Gummy stem blight and black rot (<i>Didymella bryoniae (= Mycosphaerella citrullina); Phoma cucurbitacearum</i>)
Circular to irregular spots on leaves. On centres of the spots pycnidia (fungal fruiting bodies) develop. The spots may tear and drop out giving the leaves a tattered appearance. Crown and runners turn pale-brown and then crack oozing a reddish gum. The affected areas are studded with pycnidia. Runners may be girdled and die. Affected fruits exhibit black, leathery, sunken spots and under moist conditions pycnidia develop at the centres. On butternut squash, large irregular areas of the fruit become bronzed with distinct concentric rings. Fruits are spotted and rot. Infected fruits have no commercial value.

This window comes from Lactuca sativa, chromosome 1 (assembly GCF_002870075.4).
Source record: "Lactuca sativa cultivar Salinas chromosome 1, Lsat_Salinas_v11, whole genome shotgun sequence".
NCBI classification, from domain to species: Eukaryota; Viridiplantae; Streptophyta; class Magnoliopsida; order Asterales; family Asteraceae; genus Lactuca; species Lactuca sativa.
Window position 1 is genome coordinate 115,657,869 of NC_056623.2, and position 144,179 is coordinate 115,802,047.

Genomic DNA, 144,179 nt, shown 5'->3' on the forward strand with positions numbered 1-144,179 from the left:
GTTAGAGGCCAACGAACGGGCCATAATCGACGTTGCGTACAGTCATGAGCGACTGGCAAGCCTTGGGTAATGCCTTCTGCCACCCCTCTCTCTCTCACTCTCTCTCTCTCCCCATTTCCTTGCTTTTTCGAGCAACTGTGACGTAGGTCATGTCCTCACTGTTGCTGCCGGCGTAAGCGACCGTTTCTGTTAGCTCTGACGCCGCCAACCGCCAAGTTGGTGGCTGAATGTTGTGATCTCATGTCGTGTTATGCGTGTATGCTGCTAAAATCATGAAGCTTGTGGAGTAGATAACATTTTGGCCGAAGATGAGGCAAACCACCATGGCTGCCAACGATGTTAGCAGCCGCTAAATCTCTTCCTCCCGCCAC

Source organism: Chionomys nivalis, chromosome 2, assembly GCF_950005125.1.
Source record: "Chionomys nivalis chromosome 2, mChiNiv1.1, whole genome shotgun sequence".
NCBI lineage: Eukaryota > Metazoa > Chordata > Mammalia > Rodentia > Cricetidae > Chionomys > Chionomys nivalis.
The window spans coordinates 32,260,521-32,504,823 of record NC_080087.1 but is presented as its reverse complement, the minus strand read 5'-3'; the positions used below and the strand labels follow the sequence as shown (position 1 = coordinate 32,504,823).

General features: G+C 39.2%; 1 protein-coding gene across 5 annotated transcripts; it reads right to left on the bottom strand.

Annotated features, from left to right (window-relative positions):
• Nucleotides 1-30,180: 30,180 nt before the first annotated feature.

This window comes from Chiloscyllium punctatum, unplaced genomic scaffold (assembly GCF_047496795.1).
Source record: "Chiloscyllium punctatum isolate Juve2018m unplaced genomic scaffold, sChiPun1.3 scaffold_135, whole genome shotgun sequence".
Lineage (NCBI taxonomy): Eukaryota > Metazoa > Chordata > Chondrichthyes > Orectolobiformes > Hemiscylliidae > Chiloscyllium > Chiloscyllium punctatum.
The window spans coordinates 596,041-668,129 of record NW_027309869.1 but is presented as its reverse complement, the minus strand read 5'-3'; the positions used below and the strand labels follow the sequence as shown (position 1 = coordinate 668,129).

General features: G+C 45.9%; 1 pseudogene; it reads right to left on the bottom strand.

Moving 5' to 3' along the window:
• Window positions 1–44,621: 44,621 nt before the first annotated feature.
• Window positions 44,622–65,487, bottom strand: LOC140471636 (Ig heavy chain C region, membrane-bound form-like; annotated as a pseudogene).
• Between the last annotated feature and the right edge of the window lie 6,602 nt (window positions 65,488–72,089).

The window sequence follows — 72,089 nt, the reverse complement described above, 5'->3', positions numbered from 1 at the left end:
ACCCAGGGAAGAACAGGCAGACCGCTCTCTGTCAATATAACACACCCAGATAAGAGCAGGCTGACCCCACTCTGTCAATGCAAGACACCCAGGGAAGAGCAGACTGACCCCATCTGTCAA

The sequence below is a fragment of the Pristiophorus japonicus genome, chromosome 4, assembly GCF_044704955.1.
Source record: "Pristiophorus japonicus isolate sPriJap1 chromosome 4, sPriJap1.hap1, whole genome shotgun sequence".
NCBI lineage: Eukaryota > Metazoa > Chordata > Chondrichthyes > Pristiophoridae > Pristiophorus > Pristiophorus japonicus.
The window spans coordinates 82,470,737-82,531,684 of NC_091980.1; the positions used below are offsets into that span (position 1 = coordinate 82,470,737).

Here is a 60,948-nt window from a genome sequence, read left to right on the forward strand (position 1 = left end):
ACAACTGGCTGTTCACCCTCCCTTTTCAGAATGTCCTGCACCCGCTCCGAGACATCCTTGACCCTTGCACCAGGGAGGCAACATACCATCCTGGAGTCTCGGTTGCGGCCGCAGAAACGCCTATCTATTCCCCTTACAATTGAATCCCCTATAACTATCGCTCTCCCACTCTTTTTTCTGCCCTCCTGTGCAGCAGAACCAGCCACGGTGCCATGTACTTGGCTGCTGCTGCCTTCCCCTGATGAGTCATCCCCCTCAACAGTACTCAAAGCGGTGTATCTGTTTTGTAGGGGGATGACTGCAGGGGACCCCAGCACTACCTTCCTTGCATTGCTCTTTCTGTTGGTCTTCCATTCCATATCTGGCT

- A long rotation (at least 2 years) with non-cucurbit crops.
- Good sanitation in the field is the best preventive control. Conditions conducive to the pathogen development should be avoided.
- An accurate monitoring of leaves is necessary to detect early infection and start sprays on time.
- Avoid building of high humidity in the field.